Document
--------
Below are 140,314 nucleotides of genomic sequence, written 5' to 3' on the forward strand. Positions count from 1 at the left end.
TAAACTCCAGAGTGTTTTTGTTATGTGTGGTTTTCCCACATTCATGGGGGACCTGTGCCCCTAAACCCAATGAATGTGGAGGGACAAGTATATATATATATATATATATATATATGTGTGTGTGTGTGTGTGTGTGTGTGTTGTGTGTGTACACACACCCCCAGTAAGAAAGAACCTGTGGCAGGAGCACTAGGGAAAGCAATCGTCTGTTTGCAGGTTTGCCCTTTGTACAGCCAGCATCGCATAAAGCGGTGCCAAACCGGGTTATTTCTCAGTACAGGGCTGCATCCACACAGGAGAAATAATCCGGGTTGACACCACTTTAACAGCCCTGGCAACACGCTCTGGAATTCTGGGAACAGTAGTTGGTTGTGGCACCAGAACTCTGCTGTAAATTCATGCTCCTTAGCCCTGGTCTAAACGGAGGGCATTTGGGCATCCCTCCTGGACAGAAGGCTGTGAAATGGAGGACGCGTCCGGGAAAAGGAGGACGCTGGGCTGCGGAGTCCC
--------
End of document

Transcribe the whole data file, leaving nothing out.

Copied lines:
Below are 140,314 nucleotides of genomic sequence, written 5' to 3' on the forward strand. Positions count from 1 at the left end.
TAAACTCCAGAGTGTTTTTGTTATGTGTGGTTTTCCCACATTCATGGGGGACCTGTGCCCCTAAACCCAATGAATGTGGAGGGACAAGTATATATATATATATATATATATATATGTGTGTGTGTGTGTGTGTGTGTGTGTTGTGTGTGTACACACACCCCCAGTAAGAAAGAACCTGTGGCAGGAGCACTAGGGAAAGCAATCGTCTGTTTGCAGGTTTGCCCTTTGTACAGCCAGCATCGCATAAAGCGGTGCCAAACCGGGTTATTTCTCAGTACAGGGCTGCATCCACACAGGAGAAATAATCCGGGTTGACACCACTTTAACAGCCCTGGCAACACGCTCTGGAATTCTGGGAACAGTAGTTGGTTGTGGCACCAGAACTCTGCTGTAAATTCATGCTCCTTAGCCCTGGTCTAAACGGAGGGCATTTGGGCATCCCTCCTGGACAGAAGGCTGTGAAATGGAGGACGCGTCCGGGAAAAGGAGGACGCTGGGCTGCGGAGTCCC